Anonymous Lawmakers Report Dianne Feinstein, 88, in State of Mental Decline

The San Francisco Chronicle reported Thursday that a growing number of lawmakers are concerned that Sen. Dianne Feinstein (D-CA), who is 88 years old, is in a state of mental decline so severe that she may need to resign in the near future.

Critics have raised such concerns about Feinstein before, notably when she showed some civility toward Republicans during the Senate Judiciary Committee hearings on the confirmation of Supreme Court Justice Amy Barrett in 2020. Feinstein also rankled Democrats by praising one of Barrett’s answers to her questions. Feinstein, who was the ranking member of the minority party on the committee, was forced by caucus leader Sen. Chuck Schumer (D-NY) to step down from her post.

There were also concerns raised about Feinstein’s age during her last re-election effort in 2018, when she was attacked by local activists as being too moderate. The California Democratic Party actually refused to endorse her for re-election.

Now, however, the concerns are more urgent, and seem unconnected to any particular political fight. The Chronicle noted:

Four U.S. senators, including three Democrats, as well as three former Feinstein staffers and the California Democratic member of Congress told The Chronicle in recent interviews that her memory is rapidly deteriorating. They said it appears she can no longer fulfill her job duties without her staff doing much of the work required to represent the nearly 40 million people of California.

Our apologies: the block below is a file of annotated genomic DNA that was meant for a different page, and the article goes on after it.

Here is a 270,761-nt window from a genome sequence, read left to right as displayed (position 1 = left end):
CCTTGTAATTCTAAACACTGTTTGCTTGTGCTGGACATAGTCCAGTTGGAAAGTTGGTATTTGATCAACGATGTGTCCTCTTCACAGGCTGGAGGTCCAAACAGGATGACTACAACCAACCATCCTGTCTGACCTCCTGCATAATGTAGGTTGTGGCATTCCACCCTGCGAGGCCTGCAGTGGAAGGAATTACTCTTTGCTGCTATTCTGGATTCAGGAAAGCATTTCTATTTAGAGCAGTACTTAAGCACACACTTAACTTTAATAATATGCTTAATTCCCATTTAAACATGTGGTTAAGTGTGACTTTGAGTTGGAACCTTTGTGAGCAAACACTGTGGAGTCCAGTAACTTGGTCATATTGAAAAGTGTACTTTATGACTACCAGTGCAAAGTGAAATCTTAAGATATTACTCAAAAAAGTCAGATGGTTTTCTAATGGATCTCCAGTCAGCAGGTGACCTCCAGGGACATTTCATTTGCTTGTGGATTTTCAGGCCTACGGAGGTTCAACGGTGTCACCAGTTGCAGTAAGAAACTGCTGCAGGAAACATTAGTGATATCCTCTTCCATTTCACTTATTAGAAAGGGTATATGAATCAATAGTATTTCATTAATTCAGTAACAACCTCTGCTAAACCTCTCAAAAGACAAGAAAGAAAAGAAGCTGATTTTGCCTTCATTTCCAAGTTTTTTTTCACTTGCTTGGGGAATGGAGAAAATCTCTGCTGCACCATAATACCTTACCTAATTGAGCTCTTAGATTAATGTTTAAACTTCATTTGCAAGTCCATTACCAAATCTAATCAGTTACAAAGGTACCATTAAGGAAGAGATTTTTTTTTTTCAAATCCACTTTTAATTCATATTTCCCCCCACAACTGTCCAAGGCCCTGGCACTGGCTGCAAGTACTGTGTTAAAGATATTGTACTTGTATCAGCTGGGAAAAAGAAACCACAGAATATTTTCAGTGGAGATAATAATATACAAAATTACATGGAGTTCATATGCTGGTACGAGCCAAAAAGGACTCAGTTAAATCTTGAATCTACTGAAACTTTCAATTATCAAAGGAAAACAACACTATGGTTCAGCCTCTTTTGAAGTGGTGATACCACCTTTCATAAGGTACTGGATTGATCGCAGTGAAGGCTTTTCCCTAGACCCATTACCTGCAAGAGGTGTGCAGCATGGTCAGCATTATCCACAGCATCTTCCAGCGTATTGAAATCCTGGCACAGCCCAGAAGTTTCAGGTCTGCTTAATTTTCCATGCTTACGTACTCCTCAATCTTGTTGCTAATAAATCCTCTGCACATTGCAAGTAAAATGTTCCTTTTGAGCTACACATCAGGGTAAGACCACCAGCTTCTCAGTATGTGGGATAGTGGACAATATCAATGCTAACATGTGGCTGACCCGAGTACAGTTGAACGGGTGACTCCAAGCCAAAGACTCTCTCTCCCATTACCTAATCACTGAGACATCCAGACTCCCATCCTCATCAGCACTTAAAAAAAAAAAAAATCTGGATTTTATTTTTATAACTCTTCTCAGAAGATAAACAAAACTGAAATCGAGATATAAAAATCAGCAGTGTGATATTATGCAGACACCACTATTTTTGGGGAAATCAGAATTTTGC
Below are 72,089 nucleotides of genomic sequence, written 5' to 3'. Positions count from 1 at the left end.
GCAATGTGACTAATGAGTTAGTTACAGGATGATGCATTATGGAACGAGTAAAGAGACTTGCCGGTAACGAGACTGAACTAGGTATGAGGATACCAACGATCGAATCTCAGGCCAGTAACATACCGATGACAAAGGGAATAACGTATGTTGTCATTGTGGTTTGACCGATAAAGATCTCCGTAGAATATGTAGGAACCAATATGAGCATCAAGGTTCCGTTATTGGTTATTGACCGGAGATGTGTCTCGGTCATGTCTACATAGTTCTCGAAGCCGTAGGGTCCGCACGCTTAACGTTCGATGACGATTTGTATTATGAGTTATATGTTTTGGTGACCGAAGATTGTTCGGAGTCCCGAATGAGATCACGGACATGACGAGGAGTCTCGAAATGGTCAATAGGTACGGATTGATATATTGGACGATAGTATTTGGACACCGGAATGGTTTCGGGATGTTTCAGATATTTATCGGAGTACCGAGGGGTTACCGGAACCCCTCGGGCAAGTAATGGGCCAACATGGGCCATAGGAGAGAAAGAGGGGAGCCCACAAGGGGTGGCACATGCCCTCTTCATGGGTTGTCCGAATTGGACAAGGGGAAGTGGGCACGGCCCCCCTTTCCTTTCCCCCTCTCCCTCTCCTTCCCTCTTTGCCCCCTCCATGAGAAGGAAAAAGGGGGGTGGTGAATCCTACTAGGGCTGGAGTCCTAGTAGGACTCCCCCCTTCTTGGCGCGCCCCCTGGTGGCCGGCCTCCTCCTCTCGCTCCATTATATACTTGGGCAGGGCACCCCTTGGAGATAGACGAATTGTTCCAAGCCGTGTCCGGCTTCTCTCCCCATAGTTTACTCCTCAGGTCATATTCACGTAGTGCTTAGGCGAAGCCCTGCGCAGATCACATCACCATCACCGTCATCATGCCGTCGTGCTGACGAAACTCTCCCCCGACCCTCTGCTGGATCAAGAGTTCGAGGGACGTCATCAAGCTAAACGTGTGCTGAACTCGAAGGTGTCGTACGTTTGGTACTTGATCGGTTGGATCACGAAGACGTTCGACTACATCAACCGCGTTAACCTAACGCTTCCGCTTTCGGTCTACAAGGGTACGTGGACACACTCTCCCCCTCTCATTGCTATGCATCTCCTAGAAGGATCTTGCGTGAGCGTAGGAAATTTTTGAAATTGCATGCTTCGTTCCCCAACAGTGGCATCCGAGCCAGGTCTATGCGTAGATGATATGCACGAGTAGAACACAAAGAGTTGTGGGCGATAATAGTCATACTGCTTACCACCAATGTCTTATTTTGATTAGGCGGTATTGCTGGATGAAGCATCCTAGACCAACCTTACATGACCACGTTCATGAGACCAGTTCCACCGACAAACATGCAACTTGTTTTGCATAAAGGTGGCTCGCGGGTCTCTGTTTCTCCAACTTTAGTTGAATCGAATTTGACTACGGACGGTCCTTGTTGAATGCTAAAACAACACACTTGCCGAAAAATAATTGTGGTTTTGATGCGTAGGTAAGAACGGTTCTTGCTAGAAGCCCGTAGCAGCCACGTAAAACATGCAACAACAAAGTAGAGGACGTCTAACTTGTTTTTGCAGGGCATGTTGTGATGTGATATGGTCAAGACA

They said that the memory lapses do not appear to be constant and that some days she is nearly as sharp as she used to be. During the March confirmation hearing for soon-to-be-Supreme Court Justice Ketanji Brown Jackson, Feinstein appeared composed as she read pertinent questions, though she repeated comments to Jackson about the judge’s composure in the face of tough questioning. But some close to her said that on her most difficult days, she does not seem to fully recognize even longtime colleagues.

“It’s bad, and it’s getting worse,” said one Democratic senator. This person said that within the Senate, Feinstein has difficulty keeping up with conversations and discussions.

Feinstein’s colleague, Sen. Alex Padilla (D-CA), defended her, though acknowledged he had heard concerns from others.

Feinstein’s term would expire in 2024. If she retired, Gov. Gavin Newsom (D) would nominate her replacement, as he did when picking Padilla to replace Kamala Harris after she was elected Vice President in 2020. He is up for reelection this year.

Critics of President Joe Biden, who will turn 80 this year, have also argued that he seems to be declining in cognitive ability.